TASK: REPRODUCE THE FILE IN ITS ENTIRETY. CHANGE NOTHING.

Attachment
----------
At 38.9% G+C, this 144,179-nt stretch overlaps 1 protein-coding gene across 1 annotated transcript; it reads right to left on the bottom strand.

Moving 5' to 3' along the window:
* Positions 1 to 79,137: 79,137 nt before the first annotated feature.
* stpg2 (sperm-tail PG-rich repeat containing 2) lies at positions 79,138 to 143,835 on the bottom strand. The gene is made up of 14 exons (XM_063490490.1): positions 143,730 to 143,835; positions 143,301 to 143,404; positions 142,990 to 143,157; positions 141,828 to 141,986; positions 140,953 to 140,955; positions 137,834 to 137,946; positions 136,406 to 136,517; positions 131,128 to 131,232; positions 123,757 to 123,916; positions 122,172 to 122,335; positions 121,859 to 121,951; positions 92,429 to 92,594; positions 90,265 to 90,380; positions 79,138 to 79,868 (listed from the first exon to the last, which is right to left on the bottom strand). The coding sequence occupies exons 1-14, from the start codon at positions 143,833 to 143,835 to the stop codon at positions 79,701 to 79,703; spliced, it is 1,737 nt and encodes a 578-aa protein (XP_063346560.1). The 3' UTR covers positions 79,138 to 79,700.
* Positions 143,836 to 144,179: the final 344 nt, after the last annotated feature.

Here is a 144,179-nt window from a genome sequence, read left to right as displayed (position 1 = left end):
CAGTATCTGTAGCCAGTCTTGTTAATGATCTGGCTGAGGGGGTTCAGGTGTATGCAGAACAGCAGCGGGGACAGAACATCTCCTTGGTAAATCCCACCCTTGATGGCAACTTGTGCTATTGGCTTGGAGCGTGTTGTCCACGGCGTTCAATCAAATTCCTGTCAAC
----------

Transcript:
At 38.9% G+C, this 144,179-nt stretch overlaps 1 protein-coding gene across 1 annotated transcript; it reads right to left on the bottom strand.

Moving 5' to 3' along the window:
* Positions 1 to 79,137: 79,137 nt before the first annotated feature.
* stpg2 (sperm-tail PG-rich repeat containing 2) lies at positions 79,138 to 143,835 on the bottom strand. The gene is made up of 14 exons (XM_063490490.1): positions 143,730 to 143,835; positions 143,301 to 143,404; positions 142,990 to 143,157; positions 141,828 to 141,986; positions 140,953 to 140,955; positions 137,834 to 137,946; positions 136,406 to 136,517; positions 131,128 to 131,232; positions 123,757 to 123,916; positions 122,172 to 122,335; positions 121,859 to 121,951; positions 92,429 to 92,594; positions 90,265 to 90,380; positions 79,138 to 79,868 (listed from the first exon to the last, which is right to left on the bottom strand). The coding sequence occupies exons 1-14, from the start codon at positions 143,833 to 143,835 to the stop codon at positions 79,701 to 79,703; spliced, it is 1,737 nt and encodes a 578-aa protein (XP_063346560.1). The 3' UTR covers positions 79,138 to 79,700.
* Positions 143,836 to 144,179: the final 344 nt, after the last annotated feature.

Here is a 144,179-nt window from a genome sequence, read left to right as displayed (position 1 = left end):
CAGTATCTGTAGCCAGTCTTGTTAATGATCTGGCTGAGGGGGTTCAGGTGTATGCAGAACAGCAGCGGGGACAGAACATCTCCTTGGTAAATCCCACCCTTGATGGCAACTTGTGCTATTGGCTTGGAGCGTGTTGTCCACGGCGTTCAATCAAATTCCTGTCAAC